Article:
An earth-moving precedent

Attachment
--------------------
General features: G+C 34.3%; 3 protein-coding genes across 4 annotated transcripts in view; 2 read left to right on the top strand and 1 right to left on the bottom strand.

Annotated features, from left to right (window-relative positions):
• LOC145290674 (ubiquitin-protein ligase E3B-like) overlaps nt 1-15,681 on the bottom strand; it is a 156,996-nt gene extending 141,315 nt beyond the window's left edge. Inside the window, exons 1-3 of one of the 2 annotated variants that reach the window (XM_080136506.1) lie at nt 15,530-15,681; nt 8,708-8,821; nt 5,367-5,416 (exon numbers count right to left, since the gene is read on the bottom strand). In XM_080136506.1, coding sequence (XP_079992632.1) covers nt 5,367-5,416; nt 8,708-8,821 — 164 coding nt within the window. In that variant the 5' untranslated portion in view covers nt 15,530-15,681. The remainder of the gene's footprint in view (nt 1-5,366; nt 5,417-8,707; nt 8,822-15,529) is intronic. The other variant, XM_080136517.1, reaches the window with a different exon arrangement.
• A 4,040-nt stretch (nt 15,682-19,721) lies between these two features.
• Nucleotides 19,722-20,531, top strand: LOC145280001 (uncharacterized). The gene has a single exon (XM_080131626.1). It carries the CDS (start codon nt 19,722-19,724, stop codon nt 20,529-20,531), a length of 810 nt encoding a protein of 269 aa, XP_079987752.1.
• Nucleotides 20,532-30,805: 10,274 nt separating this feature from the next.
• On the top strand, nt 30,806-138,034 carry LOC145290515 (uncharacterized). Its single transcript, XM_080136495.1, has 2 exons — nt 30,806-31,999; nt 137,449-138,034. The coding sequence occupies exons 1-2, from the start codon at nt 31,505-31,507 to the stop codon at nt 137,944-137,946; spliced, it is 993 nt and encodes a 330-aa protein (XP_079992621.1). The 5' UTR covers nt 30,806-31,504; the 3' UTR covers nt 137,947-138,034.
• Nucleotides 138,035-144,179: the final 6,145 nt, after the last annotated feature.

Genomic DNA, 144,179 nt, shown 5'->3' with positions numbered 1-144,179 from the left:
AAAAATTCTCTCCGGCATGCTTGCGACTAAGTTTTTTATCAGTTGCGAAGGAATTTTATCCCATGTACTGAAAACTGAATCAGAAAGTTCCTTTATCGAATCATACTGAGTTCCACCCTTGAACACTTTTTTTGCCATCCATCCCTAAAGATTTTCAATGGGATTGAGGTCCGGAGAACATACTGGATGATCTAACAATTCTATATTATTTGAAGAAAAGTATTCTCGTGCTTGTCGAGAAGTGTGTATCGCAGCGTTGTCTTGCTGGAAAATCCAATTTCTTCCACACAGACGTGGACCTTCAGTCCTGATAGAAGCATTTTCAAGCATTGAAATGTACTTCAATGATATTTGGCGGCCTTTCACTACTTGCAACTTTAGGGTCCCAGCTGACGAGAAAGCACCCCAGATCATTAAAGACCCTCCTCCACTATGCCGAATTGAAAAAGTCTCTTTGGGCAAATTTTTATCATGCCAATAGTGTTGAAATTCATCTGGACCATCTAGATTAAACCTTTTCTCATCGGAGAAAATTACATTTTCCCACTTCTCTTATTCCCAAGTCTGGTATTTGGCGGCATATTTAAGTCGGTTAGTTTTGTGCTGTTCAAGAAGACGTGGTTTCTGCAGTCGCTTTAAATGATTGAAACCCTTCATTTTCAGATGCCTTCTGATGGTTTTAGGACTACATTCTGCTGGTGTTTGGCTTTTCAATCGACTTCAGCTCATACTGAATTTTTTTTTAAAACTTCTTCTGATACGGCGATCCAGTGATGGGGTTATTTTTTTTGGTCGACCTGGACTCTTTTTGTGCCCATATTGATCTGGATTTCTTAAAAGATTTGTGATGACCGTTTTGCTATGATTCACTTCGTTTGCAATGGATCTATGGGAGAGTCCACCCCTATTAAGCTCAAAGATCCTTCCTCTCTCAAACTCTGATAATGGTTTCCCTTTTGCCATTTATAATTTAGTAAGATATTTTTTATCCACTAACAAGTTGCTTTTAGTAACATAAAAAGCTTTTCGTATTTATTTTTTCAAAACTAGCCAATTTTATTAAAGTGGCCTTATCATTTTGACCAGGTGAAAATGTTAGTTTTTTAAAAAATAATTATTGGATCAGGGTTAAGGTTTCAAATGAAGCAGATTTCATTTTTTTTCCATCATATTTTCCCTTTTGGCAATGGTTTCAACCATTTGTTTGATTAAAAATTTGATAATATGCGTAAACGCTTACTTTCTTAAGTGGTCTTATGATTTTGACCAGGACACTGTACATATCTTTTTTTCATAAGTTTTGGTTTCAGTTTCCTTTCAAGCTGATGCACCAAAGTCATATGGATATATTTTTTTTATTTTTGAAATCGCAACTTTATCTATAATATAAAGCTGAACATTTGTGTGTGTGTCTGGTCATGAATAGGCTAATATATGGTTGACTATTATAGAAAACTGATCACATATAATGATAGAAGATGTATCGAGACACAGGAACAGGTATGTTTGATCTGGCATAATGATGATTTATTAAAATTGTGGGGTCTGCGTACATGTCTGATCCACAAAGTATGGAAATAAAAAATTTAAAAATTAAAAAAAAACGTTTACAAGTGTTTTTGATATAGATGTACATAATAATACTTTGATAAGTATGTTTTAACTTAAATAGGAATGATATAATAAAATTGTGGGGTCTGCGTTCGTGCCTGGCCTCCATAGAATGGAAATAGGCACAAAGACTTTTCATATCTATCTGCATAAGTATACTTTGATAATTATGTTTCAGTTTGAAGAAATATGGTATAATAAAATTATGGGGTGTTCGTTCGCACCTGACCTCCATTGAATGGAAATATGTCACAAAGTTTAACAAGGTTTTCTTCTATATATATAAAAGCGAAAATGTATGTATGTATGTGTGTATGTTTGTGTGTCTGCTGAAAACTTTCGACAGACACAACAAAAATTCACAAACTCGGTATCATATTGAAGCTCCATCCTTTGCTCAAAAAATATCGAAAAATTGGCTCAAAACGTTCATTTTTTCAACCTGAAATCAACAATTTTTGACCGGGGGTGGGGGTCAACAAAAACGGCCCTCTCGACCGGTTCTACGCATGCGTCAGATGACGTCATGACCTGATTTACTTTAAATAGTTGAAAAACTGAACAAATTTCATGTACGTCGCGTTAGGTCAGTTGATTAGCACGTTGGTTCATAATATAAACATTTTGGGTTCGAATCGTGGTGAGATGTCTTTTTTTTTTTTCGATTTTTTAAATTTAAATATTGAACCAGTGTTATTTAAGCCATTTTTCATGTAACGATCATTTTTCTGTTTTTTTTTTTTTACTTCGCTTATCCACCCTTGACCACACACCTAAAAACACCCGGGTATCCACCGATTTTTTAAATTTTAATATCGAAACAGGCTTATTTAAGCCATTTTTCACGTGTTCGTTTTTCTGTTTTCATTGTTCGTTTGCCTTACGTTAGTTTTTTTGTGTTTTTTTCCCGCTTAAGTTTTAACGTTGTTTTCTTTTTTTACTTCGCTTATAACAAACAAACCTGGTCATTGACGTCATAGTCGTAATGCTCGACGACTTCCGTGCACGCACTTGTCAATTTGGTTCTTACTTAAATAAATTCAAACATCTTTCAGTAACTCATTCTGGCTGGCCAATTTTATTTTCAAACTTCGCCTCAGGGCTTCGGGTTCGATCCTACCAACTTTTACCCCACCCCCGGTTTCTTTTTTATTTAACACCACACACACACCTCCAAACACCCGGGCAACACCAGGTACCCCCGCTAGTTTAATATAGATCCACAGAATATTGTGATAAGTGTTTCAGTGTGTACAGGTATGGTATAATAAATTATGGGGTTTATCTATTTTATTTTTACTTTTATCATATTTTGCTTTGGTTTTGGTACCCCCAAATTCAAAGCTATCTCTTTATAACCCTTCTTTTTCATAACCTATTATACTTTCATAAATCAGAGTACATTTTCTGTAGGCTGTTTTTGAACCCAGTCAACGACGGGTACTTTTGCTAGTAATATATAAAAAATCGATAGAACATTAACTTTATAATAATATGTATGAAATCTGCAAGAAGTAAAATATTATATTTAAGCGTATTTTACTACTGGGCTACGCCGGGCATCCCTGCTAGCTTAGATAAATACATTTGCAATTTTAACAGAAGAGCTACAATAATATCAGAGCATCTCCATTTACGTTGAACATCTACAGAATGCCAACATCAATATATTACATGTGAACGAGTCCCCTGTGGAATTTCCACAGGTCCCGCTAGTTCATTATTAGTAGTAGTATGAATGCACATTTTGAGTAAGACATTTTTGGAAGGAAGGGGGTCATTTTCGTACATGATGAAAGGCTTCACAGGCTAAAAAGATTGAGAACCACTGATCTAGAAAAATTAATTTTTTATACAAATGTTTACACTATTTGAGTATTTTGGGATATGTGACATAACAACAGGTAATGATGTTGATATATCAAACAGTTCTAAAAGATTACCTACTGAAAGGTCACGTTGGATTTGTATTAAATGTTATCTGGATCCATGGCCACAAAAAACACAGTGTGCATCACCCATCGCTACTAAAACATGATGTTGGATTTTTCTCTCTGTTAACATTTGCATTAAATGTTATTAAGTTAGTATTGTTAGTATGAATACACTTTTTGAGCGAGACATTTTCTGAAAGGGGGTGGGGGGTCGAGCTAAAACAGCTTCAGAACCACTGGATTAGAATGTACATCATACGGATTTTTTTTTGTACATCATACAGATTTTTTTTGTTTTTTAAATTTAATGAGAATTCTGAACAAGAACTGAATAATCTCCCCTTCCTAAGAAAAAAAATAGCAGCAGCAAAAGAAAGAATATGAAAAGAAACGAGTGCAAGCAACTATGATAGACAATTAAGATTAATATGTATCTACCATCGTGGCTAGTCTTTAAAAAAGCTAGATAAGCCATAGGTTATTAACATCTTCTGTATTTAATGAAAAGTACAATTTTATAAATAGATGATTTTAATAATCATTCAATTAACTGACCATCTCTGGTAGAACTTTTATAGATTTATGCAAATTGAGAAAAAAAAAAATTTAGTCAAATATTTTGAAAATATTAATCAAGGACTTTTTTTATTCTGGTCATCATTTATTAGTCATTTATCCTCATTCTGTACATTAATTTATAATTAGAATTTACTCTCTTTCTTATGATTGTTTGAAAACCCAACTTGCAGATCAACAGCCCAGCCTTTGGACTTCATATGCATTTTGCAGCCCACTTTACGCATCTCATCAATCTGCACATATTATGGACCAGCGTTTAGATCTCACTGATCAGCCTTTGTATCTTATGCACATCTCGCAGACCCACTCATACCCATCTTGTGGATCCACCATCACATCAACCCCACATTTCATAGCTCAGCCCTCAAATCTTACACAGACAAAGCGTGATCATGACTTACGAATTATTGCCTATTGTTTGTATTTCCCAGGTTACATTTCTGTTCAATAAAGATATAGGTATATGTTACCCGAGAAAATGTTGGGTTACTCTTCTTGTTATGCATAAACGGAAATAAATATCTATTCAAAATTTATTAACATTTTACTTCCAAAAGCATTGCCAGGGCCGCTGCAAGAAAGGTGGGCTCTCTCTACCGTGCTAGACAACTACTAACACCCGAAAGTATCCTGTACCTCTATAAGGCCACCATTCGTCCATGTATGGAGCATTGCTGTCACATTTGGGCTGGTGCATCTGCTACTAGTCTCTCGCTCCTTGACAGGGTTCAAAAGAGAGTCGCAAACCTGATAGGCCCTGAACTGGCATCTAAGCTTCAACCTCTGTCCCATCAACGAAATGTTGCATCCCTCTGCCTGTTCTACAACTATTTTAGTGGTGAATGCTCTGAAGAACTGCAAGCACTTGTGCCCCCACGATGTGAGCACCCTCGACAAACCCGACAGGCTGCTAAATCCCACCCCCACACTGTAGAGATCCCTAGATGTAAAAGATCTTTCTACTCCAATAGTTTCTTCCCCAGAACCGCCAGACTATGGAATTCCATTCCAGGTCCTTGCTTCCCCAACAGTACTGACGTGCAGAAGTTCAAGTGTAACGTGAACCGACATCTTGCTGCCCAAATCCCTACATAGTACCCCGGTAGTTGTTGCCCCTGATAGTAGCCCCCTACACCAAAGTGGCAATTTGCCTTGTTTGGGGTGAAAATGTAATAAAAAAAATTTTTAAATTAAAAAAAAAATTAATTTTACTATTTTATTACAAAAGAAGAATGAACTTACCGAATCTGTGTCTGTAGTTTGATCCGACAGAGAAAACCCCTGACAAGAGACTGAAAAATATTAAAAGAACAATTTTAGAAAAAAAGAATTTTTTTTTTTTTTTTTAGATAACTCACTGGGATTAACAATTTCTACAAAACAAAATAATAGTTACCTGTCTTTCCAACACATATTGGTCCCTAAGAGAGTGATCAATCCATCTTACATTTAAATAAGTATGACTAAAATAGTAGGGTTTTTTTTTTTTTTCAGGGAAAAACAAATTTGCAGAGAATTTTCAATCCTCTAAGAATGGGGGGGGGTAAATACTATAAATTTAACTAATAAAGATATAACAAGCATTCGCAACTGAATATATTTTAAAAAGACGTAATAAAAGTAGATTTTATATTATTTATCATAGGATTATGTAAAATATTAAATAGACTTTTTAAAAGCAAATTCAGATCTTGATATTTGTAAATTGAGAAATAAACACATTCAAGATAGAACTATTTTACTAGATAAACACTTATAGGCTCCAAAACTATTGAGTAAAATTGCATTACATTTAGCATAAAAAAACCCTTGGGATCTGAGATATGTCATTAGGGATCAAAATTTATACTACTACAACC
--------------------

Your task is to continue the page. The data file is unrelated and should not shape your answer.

mike mulliganAn accident occurred while a dredge attempted to anchor itself in the seabed.  The legal issue was whether the dredge’s activity triggered the notice requirements of a Louisiana statute involving “excavation.”  The Fifth Circuit reasoned: “The plaintiffs may well be right that the movement of earth is an inevitable result of anchoring, and thus that a person who engages in anchoring does so knowing that he will cause the movement of earth.  But under the [statute], an activity constitutes ‘excavation’ only if the ‘purpose’ — the actual object — of engaging in it is the ‘movement . . . of earth.’  And the object of ‘anchoring’ is, unmistakably, the securing of a ship, not the movement of earth.”  Plains Pipeline LP v. Great Lakes Dredge, No. 14-31046 (Aug. 12, 2015, unpublished).

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